Courting your clerks

5th May 2000 at 01:00
Jane Martin takes her monthly look at issues affecting governors.

IT'S TIME to check your clerking arrangements - new regulations came into force last month.

Neither the headteacher nor a serving member of the governing body may now act as clerk for full meetings of the governing body.

The restriction also covers meetings of statutory committees dealing with staff dismissal, pupil discipline, and - for foundation and voluntary schools - admissions. Each governing body needs to have a named clerk who calls all the statutory meetings and ensures that the business is conducted properly.

Where a clerk fails to attend, a governor can stand in for that occasion only.

The new restrictions do not apply to other governing body committees or working groups, where acting as clerk often gives governors an opportunity to develop their knowledge, become more involved in the work of the committee, and develop a purposeful partnership with staff.

When there is a vacancy in community and voluntary-controlled schools, the local education authority must appoint the person selected by the governing body s clerk. In foundation and voluntary-aided schools, the governing body appoints a clerk directly.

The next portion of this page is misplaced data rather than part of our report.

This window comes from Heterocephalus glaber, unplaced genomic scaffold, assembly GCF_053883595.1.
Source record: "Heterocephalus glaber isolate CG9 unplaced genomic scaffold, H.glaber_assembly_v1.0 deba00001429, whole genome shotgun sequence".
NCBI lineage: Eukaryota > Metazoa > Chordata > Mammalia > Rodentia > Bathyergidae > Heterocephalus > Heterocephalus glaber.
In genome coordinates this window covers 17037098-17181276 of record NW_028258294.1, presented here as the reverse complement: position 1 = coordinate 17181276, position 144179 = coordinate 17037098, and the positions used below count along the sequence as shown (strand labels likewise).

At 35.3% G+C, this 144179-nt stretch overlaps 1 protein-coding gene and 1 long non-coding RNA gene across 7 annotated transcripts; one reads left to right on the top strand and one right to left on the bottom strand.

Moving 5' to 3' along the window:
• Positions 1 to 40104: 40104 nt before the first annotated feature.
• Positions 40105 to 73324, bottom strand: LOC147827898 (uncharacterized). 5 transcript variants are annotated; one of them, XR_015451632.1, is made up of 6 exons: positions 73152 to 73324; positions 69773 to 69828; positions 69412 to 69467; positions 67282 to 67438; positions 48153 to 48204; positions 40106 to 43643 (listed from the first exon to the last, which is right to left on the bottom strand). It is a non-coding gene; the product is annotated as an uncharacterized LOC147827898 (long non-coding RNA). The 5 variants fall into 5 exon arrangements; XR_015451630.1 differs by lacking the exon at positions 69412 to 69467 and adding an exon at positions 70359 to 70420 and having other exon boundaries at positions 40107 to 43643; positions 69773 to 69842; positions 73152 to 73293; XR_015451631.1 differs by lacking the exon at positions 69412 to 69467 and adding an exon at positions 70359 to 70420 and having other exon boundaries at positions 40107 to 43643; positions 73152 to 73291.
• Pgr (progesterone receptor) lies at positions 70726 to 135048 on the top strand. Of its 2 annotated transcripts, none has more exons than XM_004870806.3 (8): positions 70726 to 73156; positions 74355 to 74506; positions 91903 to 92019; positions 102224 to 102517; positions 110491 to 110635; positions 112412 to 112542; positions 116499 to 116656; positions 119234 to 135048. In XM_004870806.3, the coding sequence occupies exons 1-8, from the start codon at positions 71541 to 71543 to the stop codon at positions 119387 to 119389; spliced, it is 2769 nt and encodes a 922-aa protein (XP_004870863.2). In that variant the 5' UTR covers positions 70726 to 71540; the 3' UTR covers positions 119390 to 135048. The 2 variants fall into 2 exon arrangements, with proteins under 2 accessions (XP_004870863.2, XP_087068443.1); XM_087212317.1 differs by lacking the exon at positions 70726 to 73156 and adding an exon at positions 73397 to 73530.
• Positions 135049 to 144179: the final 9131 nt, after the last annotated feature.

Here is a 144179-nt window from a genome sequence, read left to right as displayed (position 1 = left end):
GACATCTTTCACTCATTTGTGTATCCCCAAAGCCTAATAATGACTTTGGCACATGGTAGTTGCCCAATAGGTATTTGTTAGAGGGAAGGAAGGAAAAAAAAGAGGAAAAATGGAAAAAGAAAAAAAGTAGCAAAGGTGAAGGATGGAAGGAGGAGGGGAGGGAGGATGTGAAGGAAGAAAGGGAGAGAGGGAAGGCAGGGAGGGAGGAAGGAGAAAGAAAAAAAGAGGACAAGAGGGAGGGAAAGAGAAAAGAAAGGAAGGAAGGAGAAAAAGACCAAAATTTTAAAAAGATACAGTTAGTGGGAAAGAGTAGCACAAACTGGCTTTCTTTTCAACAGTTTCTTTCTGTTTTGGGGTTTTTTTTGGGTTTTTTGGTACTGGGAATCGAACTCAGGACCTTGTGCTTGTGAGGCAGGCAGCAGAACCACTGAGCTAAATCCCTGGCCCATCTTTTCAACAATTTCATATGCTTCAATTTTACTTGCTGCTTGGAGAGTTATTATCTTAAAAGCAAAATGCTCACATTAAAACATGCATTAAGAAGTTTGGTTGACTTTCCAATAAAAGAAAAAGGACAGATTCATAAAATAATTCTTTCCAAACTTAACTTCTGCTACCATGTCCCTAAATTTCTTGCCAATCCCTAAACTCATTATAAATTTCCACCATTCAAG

The education authority must also dismiss the clerk if the governing body gives notice in writing including its reasons. In foundation and voluntary-aided schools, the governing body may dismiss the clerk.

Many education authorities run a clerking service, and can either offer governing bodies a clerk or train school-based clerks.

Practice varies a great deal but clerks should produce the minutes and be able to give procedural advice at the meeting.

Handbooks such as those provided by Information for School and College Governors (tel 0207 229 0200), the Association of Teachers and Lecturers (tel 0207 930 6441) and some education authorities are extremely helpful.

Under the code of practice on school-LEA relationships, officers should be able to respond to invitations to attend statutory committees or governors' main meetings to offer professional advice.

Jane Martin is an education officer with responsibility for school governance and development at Dudley education authority.

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